Diabetic retinopathy is a serious condition that causes eye damage. It can lead to partial or full vision loss, but can be prevented with proper management and early detection by your eye doctor in Champaign, IL . The condition can affect anyone with diabetes.

Development of diabetic retinopathy begins with damage to the tiny blood vessels in the eye, known as microaneurysms. These may leak fluid into the retina. This fluid can then build up, and it can even damage the optic nerve. When this occurs, people with diabetic retinopathy need to see an eye specialist as soon as possible, if they haven’t already.

Surgery May be Needed

Some new blood vessels form in the macula, which is the part of the retina responsible for central vision. The new blood vessels grow and leak easily, which can interfere with the normal flow of fluid out of the eye. If this happens, patients need to undergo surgery to seal these leaks.

Diabetes a Major Factor

Patients with proliferative diabetic retinopathy are at high risk for loss of sight. In some cases, this condition can progress to the point where it can cause scar tissue to form on the back of the eye, which can detach the retina.

Risk Factors For Diabetic Retinopathy

Various risk factors are associated with the development of diabetic retinopathy. People with an untreated or unknown condition of diabetes are at higher risk, as are those who have certain genetic predispositions. Those who have suffered with more than 15 years of diabetes are at an even higher risk.

Diabetic retinopathy occurs in both type 1 and type 2 diabetics. Although there are different treatment options for the disease, the goal is to prevent it from causing any visual impairment. For a comprehensive eye exam in Champaign, IL, where the development of diabetic retinopathy may be detected, please contact our office today.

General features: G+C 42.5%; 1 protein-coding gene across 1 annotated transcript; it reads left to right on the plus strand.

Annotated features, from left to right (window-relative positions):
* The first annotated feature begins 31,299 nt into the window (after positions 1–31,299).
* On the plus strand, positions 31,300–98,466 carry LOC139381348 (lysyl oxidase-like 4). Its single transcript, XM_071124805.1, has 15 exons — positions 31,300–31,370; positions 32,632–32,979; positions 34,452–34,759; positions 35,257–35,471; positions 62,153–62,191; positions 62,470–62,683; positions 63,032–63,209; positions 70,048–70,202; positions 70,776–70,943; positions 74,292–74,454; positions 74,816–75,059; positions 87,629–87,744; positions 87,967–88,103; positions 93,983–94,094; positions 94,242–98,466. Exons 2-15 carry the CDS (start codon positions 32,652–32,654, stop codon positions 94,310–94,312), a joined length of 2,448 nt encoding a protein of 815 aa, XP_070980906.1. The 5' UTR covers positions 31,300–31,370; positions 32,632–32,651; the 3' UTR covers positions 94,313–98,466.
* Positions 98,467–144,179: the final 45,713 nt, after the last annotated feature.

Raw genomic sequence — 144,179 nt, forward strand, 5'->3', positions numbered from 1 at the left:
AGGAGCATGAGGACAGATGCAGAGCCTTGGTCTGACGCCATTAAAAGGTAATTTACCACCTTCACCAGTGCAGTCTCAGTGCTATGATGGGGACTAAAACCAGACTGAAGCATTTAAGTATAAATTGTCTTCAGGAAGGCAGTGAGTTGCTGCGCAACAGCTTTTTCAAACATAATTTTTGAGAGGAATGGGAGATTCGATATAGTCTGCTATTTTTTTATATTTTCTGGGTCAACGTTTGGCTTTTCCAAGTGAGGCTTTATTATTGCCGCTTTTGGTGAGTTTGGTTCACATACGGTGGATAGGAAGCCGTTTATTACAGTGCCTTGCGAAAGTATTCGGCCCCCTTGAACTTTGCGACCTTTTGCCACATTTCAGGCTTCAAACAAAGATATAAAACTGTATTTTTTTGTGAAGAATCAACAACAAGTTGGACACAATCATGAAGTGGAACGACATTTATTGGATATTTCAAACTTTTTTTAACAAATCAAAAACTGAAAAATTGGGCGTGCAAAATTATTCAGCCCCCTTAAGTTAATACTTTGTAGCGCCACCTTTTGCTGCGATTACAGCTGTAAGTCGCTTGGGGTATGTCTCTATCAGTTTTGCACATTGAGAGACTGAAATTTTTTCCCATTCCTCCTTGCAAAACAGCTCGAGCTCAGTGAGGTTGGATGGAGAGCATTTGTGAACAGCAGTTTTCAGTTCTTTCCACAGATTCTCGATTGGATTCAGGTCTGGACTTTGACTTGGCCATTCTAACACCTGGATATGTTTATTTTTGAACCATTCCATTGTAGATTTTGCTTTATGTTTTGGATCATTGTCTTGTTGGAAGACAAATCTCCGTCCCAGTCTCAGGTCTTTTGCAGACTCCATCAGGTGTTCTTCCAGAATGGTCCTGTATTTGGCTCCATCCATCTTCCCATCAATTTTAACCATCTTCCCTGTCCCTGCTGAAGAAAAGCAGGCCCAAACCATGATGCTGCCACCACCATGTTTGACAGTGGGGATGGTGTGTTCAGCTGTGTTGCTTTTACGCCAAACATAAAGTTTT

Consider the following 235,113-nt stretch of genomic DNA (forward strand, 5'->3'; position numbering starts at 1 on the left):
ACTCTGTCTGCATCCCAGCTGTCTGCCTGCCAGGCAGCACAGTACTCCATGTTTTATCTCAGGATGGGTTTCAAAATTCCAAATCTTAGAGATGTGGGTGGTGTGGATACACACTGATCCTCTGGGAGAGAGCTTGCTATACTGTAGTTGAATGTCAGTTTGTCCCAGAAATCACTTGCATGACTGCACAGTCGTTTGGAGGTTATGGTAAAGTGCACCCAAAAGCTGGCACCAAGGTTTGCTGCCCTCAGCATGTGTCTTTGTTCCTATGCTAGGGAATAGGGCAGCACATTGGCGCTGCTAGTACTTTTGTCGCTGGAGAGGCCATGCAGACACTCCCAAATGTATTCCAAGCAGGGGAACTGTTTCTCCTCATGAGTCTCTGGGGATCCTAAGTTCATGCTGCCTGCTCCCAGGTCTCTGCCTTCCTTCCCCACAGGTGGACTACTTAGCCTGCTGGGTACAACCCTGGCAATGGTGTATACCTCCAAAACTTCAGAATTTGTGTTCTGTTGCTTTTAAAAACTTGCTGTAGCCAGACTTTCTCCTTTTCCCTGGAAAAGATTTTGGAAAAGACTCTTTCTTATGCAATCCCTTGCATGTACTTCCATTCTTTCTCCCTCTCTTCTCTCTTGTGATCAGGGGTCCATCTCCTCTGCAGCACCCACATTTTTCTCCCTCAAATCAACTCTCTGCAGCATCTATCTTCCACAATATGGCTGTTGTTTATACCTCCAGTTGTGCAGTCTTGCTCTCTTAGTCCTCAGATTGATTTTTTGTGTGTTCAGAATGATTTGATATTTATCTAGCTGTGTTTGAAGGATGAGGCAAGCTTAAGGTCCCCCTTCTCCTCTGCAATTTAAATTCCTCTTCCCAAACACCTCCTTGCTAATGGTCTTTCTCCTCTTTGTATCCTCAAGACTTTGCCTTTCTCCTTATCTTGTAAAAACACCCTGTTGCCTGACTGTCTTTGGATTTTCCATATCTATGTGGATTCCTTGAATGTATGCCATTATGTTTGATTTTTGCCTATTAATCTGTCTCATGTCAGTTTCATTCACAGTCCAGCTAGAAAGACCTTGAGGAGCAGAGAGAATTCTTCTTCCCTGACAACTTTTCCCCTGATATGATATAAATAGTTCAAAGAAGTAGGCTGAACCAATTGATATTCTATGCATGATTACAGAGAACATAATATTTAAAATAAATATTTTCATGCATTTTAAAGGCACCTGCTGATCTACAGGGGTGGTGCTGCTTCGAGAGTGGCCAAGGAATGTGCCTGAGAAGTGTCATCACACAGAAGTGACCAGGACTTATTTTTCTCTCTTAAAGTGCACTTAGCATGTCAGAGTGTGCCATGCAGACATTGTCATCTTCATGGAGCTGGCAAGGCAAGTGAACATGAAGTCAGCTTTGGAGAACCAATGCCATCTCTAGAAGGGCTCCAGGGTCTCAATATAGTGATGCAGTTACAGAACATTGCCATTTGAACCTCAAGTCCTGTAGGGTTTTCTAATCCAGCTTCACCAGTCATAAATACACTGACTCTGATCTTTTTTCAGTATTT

Common Eye Conditions: Age-Related Macular Degeneration

Age-related macular degeneration affects the macula — a small, targeted area in the center of the retina that’s responsible for your central vision. If you begin to develop this common eye condition, you may notice problems with your central vision while your peripheral vision remains intact. Your eye doctor in Champaign, IL, can tell you more about macular degeneration and how to manage it.

Who Is Most At Risk of Developing Age-Related Macular Degeneration?

Some people are more at risk of developing macular degeneration. They include:

  • People over the age of 55
  • Those with a family history of macular degeneration
  • Anyone who is overweight or eats a diet high in cholesterol
  • People with cardiovascular disease
  • People who smoke

Regardless of whether you fit into any of these categories, keeping regular eye appointments with your vision specialist is a good idea. This is especially true as you age.

How Will I Know If I Have Age-Related Macular Degeneration?

Symptoms of macular degeneration include:

  • Seeing straight lines as wavy
  • Increased difficulty seeing in low light
  • Blurred central vision
  • Trouble recognizing faces
  • Dark spots in your central vision

If you notice any changes to your vision, a visit to your eye doctor in Champaign, IL, is recommended.

What Can Be Done to Treat Age-Related Macular Degeneration in Champaign, IL?

Medications, eye injections, laser therapy, or low-vision aids may all help you manage age-related macular degeneration. Unfortunately, it’s not currently possible to restore vision loss caused by this disease, but early detection can help you prevent further damage.

Help for Macular Degeneration in Champaign, IL

If you notice changes to your vision that could point to age-related macular degeneration in Champaign, IL, call Champaign Eye Professionals. At Champaign Eye Professionals, we’ll get you in for a comprehensive eye exam to determine whether you have any chronic eye conditions that require intervention.